Inside the Sixers: Spurs cast-off Anderson impressing Sixers

Hot-handed: James Anderson, a Spurs cast-off, has been one of the 76ers' best shooters.          STEVEN M. FALK / Staff
Hot-handed: James Anderson, a Spurs cast-off, has been one of the 76ers' best shooters.          STEVEN M. FALK / Staff
Posted: October 14, 2013

James Anderson never pictured himself standing in the 76ers locker room and addressing the Philadelphia media after a game.

No one did.

Back in 2010, the San Antonio Spurs used the 20th overall pick on the 6-foot-6 shooting guard following his junior season at Oklahoma State. At the time, Anderson was regarded as an almost unstoppable catch-and-shoot player.

The only reason the Big 12's most valuable player dropped in the draft was because of injury concerns. He hurt his hamstring during a workout with the Houston Rockets and was unable to work out with any other organization.

That didn't matter to Spurs fans, who were buzzing over acquiring an expected steal of the draft.

But circumstances can change dramatically.

The 24-year-old went from a can't-miss prospect to an end-of-the-bench journeyman.

Anderson was sidelined early in his rookie season with a stress fracture of the fifth metatarsal of his right foot.

After two seasons, he became a free agent because the Spurs didn't pick up his player option. The Arkansas native signed with the Atlanta Hawks on Sept. 27, 2012, only to get waived a month later.

"Then I went to the [NBA Development League] and I played two preseason games [with the Rio Grande Valley Vipers]," Anderson said of being acquired by the Bakersfield Jam before being traded to the Vipers. "Then the Spurs called me back when Stephen Jackson got hurt. So I was there until December."

He was reacquired by the Vipers Dec. 25 before signing with the Houston Rockets on Jan. 2. But even that was short-lived.

Clearing salary-cap space for free agent Dwight Howard, the Rockets waived Anderson and Tim Ohlbrecht in July. The Sixers picked up their non-guaranteed contracts.

In three seasons with San Antonio and Houston, Anderson appeared in 116 games, with six starts, and averaged 3.7 points, 1.5 rebounds, and 11.1 minutes played.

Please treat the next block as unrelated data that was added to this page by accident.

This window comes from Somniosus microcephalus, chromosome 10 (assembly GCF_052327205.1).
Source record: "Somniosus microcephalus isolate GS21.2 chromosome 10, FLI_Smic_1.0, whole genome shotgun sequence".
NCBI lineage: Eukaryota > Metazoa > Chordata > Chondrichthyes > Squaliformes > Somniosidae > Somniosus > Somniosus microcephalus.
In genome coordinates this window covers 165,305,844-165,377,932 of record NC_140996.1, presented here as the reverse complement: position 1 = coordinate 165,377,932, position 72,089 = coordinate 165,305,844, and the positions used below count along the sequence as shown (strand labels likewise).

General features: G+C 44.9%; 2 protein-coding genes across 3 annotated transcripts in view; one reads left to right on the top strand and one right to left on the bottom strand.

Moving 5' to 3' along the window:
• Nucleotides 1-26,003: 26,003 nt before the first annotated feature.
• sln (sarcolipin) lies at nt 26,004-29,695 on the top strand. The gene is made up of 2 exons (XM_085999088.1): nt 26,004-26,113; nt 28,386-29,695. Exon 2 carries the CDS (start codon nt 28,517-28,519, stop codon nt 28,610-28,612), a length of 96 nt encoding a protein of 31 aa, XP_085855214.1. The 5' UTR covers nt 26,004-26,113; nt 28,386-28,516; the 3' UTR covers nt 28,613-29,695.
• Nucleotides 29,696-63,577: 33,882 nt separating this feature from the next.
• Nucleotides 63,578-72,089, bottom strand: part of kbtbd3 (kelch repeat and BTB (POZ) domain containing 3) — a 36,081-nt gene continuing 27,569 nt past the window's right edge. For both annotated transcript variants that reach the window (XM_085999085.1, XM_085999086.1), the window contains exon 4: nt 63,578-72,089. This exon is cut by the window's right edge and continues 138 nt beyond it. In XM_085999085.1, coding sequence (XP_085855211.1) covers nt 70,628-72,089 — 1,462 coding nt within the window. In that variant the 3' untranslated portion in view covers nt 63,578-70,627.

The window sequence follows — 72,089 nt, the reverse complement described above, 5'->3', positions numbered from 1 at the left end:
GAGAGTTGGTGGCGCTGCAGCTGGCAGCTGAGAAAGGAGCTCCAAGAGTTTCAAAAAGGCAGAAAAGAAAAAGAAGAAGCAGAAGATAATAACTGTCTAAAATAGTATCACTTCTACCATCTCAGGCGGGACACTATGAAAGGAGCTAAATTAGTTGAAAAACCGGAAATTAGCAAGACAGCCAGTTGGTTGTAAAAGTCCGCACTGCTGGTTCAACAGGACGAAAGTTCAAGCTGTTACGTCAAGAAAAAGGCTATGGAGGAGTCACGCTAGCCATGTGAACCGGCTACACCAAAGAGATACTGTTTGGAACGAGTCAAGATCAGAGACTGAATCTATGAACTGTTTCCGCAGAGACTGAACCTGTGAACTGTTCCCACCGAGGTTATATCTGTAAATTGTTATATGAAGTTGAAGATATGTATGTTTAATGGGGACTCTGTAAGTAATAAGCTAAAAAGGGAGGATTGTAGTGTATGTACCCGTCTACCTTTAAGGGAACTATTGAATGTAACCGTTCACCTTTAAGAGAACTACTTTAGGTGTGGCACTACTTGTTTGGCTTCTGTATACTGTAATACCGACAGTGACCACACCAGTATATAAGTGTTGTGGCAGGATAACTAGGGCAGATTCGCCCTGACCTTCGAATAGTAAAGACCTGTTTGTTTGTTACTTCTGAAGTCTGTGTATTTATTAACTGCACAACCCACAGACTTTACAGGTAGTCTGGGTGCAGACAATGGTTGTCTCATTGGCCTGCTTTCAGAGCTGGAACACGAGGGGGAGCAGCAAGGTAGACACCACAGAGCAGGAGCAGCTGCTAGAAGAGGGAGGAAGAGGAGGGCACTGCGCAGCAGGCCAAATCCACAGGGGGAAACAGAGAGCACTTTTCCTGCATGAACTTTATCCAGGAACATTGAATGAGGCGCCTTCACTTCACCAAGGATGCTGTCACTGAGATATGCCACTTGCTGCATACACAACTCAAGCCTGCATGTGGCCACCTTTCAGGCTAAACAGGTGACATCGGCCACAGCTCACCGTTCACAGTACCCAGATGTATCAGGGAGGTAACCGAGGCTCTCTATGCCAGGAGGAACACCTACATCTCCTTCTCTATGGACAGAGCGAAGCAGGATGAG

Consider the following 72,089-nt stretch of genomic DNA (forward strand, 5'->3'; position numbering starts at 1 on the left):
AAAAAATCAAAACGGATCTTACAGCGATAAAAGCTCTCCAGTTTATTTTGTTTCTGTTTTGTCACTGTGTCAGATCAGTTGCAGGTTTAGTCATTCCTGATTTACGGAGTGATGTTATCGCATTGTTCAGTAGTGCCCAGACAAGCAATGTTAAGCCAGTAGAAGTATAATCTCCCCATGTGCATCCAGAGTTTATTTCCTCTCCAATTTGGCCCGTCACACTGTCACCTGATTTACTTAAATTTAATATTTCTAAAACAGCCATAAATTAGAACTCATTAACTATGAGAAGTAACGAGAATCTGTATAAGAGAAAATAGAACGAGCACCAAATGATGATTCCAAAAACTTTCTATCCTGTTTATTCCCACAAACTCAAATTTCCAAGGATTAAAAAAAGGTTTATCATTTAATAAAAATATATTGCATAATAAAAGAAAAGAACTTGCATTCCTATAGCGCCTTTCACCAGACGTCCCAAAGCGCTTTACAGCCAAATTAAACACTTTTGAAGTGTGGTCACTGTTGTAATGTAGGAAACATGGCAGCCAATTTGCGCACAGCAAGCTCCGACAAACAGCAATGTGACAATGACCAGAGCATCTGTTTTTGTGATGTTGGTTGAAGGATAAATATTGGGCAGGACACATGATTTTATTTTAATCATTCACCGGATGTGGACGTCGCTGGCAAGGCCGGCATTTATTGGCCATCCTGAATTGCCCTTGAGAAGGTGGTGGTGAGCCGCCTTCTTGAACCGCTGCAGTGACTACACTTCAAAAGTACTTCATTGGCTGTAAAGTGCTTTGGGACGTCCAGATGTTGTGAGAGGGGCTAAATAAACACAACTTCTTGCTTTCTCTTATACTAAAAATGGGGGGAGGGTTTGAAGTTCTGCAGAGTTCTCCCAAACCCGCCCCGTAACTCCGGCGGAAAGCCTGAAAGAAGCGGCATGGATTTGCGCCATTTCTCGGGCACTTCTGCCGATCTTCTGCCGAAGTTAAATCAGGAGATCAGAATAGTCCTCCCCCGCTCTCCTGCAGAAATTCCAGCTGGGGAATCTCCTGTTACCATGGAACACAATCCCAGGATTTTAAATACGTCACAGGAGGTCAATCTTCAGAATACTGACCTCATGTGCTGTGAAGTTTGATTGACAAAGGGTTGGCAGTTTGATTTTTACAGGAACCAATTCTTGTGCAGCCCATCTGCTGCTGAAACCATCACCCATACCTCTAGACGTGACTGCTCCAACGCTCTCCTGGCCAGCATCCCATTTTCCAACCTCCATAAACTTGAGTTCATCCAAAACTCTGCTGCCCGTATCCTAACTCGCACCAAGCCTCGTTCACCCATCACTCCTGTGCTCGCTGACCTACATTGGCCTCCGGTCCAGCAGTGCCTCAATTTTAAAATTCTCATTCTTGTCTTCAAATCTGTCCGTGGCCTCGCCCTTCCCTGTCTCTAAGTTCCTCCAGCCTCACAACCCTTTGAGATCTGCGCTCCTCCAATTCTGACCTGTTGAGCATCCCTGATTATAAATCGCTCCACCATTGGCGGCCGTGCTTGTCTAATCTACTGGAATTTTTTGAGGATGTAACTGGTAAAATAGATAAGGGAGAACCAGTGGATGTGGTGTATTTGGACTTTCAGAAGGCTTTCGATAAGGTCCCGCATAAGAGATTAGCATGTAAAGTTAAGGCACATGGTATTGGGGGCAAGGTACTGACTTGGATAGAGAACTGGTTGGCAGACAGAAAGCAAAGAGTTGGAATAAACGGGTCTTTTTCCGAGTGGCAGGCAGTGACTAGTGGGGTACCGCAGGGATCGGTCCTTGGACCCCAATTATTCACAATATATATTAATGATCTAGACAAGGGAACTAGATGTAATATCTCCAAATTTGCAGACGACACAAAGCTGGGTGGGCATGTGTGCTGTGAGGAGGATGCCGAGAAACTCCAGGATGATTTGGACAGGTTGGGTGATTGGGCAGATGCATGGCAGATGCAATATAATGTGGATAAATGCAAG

But he has been one of the Sixers' best players since coming to Philadelphia.

Anderson is averaging 12.3 points through three exhibition games and shooting 50 percent (6 of 12) on three-pointers.

"This is definitely a great opportunity for me," he said of being a Sixer. "I feel like this is the best one I have so far.

"I definitely want to take advantage of it."

He has.

Anderson is one of the more experienced players on this youthful and inexperienced Sixers squad. He was penciled in as the starting shooting guard from the first day of training camp.

"That's really been the big difference," he said, "Me getting to play and get a rhythm from the jump, I think that plays a big role."

On Friday, Anderson scored 16 points on 6-for-10 shooting (2 for 4 on three-pointers) to go with six rebounds in 24 minutes, 26 seconds in the 97-85 victory over the Boston Celtics at the University of Delaware's Bob Carpenter Center.

His biggest test will come Monday at 7 p.m. in a preseason game against the Brooklyn Nets at the Wells Fargo Center. He'll probably go against the Nets' standout shooting guard, Joe Johnson.

But so far he's making an impact.

"He fits in with us with his open-court skills," said new coach Brett Brown, who coached Anderson as a Spurs assistant. "He's got a quiet disposition ... You know, maybe he's at a stage of his career that he's going to catch a break and move forward.

"Maybe myself and the program is catching James Anderson at the right time of his career."

It sure looked that way in the home locker room after Friday night's victory.

Anderson smiled as he stood near the entrance and answered a few questions.

"I was just playing my game," he said. "I just took what was there. I didn't try to force too much.

"It was solid."


kpompey@phillynews.com

@PompeyOnSixers

www.inquirer.com/deepsixer

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